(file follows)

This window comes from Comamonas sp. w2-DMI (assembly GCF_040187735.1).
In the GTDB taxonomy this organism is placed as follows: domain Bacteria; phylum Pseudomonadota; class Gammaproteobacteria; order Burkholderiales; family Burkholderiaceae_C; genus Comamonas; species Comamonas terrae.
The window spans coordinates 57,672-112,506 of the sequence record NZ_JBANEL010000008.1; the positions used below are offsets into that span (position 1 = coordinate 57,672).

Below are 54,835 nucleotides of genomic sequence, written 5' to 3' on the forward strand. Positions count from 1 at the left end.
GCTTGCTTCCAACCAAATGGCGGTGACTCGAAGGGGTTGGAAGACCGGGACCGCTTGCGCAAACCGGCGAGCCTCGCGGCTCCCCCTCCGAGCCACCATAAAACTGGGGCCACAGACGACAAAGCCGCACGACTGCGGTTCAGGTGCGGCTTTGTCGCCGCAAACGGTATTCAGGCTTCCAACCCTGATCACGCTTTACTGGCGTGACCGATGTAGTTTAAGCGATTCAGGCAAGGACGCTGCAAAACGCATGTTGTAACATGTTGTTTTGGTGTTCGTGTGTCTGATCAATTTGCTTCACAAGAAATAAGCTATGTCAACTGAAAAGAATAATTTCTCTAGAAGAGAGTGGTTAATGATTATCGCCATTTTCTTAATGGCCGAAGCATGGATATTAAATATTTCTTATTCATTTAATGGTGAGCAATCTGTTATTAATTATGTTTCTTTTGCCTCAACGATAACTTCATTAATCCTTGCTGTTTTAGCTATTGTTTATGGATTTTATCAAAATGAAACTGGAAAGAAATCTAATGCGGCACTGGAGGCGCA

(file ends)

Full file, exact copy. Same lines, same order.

This window comes from Comamonas sp. w2-DMI (assembly GCF_040187735.1).
In the GTDB taxonomy this organism is placed as follows: domain Bacteria; phylum Pseudomonadota; class Gammaproteobacteria; order Burkholderiales; family Burkholderiaceae_C; genus Comamonas; species Comamonas terrae.
The window spans coordinates 57,672-112,506 of the sequence record NZ_JBANEL010000008.1; the positions used below are offsets into that span (position 1 = coordinate 57,672).

Below are 54,835 nucleotides of genomic sequence, written 5' to 3' on the forward strand. Positions count from 1 at the left end.
GCTTGCTTCCAACCAAATGGCGGTGACTCGAAGGGGTTGGAAGACCGGGACCGCTTGCGCAAACCGGCGAGCCTCGCGGCTCCCCCTCCGAGCCACCATAAAACTGGGGCCACAGACGACAAAGCCGCACGACTGCGGTTCAGGTGCGGCTTTGTCGCCGCAAACGGTATTCAGGCTTCCAACCCTGATCACGCTTTACTGGCGTGACCGATGTAGTTTAAGCGATTCAGGCAAGGACGCTGCAAAACGCATGTTGTAACATGTTGTTTTGGTGTTCGTGTGTCTGATCAATTTGCTTCACAAGAAATAAGCTATGTCAACTGAAAAGAATAATTTCTCTAGAAGAGAGTGGTTAATGATTATCGCCATTTTCTTAATGGCCGAAGCATGGATATTAAATATTTCTTATTCATTTAATGGTGAGCAATCTGTTATTAATTATGTTTCTTTTGCCTCAACGATAACTTCATTAATCCTTGCTGTTTTAGCTATTGTTTATGGATTTTATCAAAATGAAACTGGAAAGAAATCTAATGCGGCACTGGAGGCGCA